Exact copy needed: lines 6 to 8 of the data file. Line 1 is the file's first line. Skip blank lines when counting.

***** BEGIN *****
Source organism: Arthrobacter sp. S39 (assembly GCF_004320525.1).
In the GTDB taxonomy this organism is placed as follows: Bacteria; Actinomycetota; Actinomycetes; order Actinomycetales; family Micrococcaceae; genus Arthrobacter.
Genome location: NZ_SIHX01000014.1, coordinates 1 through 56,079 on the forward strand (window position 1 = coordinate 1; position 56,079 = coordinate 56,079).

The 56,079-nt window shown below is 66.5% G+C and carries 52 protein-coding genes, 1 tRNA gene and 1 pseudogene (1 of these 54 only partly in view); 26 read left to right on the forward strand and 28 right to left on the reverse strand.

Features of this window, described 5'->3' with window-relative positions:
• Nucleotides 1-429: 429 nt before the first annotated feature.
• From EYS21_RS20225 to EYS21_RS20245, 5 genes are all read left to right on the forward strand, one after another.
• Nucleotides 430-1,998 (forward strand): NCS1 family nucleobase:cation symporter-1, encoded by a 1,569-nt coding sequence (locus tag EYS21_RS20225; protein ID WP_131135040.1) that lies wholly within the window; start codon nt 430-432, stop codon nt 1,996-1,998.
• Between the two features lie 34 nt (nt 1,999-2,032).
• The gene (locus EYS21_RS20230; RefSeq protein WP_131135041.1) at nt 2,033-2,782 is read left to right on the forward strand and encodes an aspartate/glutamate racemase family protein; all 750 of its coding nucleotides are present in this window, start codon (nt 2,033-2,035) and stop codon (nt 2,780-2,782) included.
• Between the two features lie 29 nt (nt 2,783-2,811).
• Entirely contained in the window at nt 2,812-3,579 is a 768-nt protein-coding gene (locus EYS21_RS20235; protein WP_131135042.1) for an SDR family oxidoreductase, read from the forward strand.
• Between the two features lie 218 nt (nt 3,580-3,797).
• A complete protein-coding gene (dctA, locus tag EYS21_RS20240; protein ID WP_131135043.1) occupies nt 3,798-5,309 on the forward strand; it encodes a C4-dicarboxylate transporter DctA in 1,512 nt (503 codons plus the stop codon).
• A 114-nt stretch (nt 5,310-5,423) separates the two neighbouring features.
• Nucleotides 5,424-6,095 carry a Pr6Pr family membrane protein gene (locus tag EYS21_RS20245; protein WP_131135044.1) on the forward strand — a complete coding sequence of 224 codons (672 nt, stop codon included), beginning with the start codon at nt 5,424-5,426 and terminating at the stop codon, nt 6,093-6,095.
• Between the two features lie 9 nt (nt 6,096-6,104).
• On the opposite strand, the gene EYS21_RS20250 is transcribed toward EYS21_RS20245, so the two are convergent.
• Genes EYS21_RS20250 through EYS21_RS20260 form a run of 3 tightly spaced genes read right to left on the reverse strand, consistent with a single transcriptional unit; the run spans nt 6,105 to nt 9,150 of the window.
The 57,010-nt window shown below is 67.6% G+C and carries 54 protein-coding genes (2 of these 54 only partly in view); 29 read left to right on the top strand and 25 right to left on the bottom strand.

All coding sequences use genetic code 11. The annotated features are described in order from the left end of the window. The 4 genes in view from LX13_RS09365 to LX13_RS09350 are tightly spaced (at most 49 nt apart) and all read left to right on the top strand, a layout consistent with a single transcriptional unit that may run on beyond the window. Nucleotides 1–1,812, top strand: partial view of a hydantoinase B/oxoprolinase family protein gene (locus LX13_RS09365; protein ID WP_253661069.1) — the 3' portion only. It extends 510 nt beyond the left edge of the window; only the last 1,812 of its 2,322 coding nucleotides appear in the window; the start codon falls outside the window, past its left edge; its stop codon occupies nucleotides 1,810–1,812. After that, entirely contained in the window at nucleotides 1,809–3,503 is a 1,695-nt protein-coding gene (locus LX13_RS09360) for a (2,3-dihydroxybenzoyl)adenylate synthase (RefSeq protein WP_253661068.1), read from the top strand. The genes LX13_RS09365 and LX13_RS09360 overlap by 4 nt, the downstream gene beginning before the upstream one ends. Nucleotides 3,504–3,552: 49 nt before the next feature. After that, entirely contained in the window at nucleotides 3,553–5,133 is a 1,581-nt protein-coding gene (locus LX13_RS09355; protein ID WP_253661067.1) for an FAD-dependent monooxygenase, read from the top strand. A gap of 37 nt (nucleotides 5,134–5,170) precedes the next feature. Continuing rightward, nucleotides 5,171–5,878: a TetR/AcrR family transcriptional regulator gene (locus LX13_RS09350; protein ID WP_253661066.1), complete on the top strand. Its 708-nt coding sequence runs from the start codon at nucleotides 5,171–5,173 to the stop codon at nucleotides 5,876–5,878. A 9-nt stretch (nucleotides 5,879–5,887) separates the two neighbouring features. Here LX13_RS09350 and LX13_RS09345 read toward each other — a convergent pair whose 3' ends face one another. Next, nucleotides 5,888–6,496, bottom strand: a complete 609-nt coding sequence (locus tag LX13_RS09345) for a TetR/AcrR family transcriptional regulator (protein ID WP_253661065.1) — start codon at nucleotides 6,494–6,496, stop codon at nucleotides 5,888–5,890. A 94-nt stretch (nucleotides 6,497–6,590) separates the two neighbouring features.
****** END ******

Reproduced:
• Nucleotides 1-429: 429 nt before the first annotated feature.
• From EYS21_RS20225 to EYS21_RS20245, 5 genes are all read left to right on the forward strand, one after another.
• Nucleotides 430-1,998 (forward strand): NCS1 family nucleobase:cation symporter-1, encoded by a 1,569-nt coding sequence (locus tag EYS21_RS20225; protein ID WP_131135040.1) that lies wholly within the window; start codon nt 430-432, stop codon nt 1,996-1,998.